Logitech G27 Racing Controller Review Page 2

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G27 Unique Product Features

More Buttons On The Wheel

A common critique of the G25 was that despite offering a total of 10 programmable buttons and an 8-way D-pad, only two of those buttons were placed on the wheel itself. The other buttons afforded great programmability, but required you to take your attention off the road and a hand off the wheel in order to actuate them. Now, the G27 boasts four additional buttons on the leather-wrapped, 11” wheel. This necessitated wider metal spokes on the wheel itself, but the increased spoke size was minimized by using smaller buttons.

G27 Wheel Hub Lights and Buttons

G27 Wheel Hub Lights and Buttons

Wheel-Mounted LED rpm / shift Lights

Atop the wheel hub is a streamlined plastic fairing containing a 10 LED array, with 5 pairs of lights that illuminate in an advancing string from green to amber to red, indicating relative rpm and arrival at the desired shift point on the power curve. The LED array emulates the way modern Formula 1 cars display relative rpm and shift points to their drivers, and is a glitzy addition to the G27. In order for them to work, the racing sim in use has to support their operation. Logitech created a software developer kit (SDK) for simulation development teams, and titles are now appearing that support this G27 feature. The G27 comes bundled with a version of rFactor that supports LED operation, SimBin has already included support for the rpm/shift LED in the Steam versions of Race ‘07 and GTR Evo, and other upcoming racing titles should also support it. The rpm/shift LED may be of particular value to people who prefer to drive in other than the cockpit view.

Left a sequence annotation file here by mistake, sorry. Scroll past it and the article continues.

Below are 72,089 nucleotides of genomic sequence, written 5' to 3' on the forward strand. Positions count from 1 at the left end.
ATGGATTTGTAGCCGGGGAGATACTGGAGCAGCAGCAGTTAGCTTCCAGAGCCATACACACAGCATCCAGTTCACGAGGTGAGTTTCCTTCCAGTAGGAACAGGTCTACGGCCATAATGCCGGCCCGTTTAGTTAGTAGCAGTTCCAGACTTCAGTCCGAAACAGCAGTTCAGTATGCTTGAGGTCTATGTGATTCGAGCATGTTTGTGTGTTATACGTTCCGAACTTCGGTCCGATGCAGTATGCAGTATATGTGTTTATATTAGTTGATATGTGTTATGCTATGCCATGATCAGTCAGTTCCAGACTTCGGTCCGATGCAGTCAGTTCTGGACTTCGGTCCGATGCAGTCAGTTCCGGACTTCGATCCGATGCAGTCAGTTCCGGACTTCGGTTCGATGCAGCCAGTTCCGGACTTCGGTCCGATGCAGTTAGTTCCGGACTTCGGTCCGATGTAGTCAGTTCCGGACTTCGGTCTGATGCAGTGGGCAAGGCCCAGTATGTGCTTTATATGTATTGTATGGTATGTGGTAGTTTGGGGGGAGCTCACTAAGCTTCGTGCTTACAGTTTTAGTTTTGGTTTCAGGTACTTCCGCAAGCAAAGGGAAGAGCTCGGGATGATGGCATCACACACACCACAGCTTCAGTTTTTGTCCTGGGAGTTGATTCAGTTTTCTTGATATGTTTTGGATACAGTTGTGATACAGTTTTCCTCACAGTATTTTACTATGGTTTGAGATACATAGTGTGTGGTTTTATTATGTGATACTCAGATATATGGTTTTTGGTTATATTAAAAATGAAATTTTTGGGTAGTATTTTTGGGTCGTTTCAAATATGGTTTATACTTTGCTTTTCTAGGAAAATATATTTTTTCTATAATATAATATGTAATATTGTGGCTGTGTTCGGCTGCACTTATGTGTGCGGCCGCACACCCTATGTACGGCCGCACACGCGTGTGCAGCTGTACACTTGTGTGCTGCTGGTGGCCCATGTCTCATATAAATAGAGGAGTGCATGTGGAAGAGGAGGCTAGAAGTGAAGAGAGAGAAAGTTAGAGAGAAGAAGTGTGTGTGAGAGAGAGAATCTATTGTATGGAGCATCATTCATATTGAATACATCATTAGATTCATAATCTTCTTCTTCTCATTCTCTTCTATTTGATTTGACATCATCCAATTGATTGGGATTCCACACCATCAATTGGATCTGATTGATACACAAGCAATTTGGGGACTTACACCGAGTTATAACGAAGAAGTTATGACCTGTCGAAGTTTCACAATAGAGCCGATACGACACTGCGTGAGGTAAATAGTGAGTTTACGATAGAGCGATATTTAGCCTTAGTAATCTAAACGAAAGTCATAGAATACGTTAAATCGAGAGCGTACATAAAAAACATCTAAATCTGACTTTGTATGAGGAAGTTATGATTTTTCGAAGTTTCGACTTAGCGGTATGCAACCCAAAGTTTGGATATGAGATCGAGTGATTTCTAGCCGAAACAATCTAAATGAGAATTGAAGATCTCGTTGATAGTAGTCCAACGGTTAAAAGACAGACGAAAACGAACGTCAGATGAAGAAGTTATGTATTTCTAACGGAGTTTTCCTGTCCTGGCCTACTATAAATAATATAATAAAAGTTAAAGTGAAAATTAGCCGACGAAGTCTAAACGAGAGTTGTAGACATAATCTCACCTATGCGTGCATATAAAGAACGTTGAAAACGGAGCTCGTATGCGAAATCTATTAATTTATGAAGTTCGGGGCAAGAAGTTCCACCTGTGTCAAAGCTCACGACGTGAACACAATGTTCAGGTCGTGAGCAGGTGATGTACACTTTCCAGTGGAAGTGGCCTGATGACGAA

The G25 and G27 Uses the Same Housing

The G25 and G27 Uses the Same Housing

Helical Force Feedback Gearing

OK, so you’re probably wondering what the heck a helical gear is. Helical gears have the spine of each gear tooth cut at an angle that is not perpendicular to the gear disk. Make sense? No? Well, a picture says a thousand words, so check out these two videos:

The G25’s dual motor force feedback system used conventional straight-cut or “spur” gears on the FFB transmission. They’re simple to manufacture, but as we now know they can be loud and generate vibration when the gears are rotated quickly, due to the rate at which the teeth make contact with each other.

Now take a look at a set of helical gears. The angled gear teeth allow for a more gradual rate of contact between the teeth, resulting in smoother, quieter force feedback with less vibration. But switching to helical gears required Logitech to up the ante with much tighter manufacturing tolerances. Helical gearing, combined with a transmission supported by two sets of steel ball bearings, helps the G27 advance the breed in terms of wheel smoothness and efficiency.

New Paddle Shifter Switch Geometry

The G27 features enlarged paddle shifter micro-switch housings that are now external to the wheel shaft cover. The micro-switch pins visibly stick out of each housing, which hopefully won’t make them vulnerable to dust intrusion or damage.

G25 Paddle Switches